Survey shows 36-percent of state's police departments lack body cameras
MILWAUKEE (CBS 58) -- For the first time, Wisconsin has an idea how many police departments lack body cameras in the state. 36 percent.
A big reason for that number is cost.
The state's justice department asked 436 police departments across the state what kind of cameras they had, if any.
Milwaukee has both squad and body cameras, but just enough for officers in the patrol division, not every officer across the department.
"A significant percentage of agencies, less than half, but a significant percentage, don't have body cameras right now," said Wisconsin Attorney General Josh Kaul.
Kaul hopes lawmakers take note of the survey, because he says the police departments that lack body cameras gave a near unanimous reason why -- the money.
"Both the cost of obtaining the cameras and the cost of storage," said Kaul.
Wauwatosa police lacked body cameras for all of its patrol officers until now.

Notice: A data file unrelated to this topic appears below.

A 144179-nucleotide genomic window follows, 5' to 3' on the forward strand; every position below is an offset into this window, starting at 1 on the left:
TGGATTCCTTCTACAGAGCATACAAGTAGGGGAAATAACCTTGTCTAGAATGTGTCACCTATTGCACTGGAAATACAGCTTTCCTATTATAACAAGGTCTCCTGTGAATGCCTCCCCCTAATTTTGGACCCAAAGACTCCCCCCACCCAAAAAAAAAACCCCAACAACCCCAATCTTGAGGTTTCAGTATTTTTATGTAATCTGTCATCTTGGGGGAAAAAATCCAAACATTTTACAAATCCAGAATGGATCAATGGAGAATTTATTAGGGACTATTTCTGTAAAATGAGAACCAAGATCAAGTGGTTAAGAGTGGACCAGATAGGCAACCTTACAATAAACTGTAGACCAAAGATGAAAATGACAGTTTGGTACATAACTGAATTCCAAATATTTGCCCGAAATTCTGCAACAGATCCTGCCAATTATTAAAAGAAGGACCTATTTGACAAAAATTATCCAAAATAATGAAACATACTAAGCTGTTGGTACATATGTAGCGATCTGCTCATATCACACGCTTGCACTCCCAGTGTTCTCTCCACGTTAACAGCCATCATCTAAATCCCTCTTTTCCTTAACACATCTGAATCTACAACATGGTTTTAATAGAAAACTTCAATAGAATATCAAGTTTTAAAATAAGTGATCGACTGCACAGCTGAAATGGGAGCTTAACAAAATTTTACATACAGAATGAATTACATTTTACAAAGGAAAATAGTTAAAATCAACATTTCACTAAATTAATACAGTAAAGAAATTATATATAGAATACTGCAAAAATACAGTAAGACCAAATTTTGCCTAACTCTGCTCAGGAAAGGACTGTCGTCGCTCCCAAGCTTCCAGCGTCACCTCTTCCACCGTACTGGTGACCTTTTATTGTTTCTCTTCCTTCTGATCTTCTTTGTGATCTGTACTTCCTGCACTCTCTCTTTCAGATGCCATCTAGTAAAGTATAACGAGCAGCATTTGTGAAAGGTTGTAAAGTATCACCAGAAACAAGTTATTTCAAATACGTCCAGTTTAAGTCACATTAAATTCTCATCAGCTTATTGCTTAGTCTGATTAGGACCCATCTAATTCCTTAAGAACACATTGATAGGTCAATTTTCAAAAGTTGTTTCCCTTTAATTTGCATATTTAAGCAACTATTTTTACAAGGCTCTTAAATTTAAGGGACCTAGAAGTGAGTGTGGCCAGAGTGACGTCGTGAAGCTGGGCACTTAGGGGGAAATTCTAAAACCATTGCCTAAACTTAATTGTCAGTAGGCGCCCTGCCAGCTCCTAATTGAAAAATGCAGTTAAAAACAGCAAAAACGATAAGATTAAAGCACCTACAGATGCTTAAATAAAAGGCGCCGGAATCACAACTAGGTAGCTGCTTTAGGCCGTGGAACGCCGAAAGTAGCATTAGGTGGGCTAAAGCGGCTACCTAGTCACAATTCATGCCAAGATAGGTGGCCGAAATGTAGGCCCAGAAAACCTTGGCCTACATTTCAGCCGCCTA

"By late February, early March, all the officers will be wearing body cameras, everybody that's on patrol," said Mayor Dennis McBride.
He said the price tag cost around $600,000, but he said the police and the council agreed all patrol officers should have one.
"We thought it was good policing to have body cameras, so that the police could show what they did and the public could have confidence in what the police were doing," said McBride.
The Kenosha Common Council approved spending $750,000 in November to equip its officers with body cameras, prompted by the outrage over the shooting of Jacob Blake. The Kenosha police chief said they plan to start deploying the cameras by the end of June. The district attorney said at the beginning of this year, the department needs to have them.
"The more evidence you can have about any event that unfolded, that helps you make a reliable judgment about the facts," said Kaul.
Milwaukee police said it's not practical to have all 1,750 sworn officers equipped with body cameras, but it says every officer on patrol has one.
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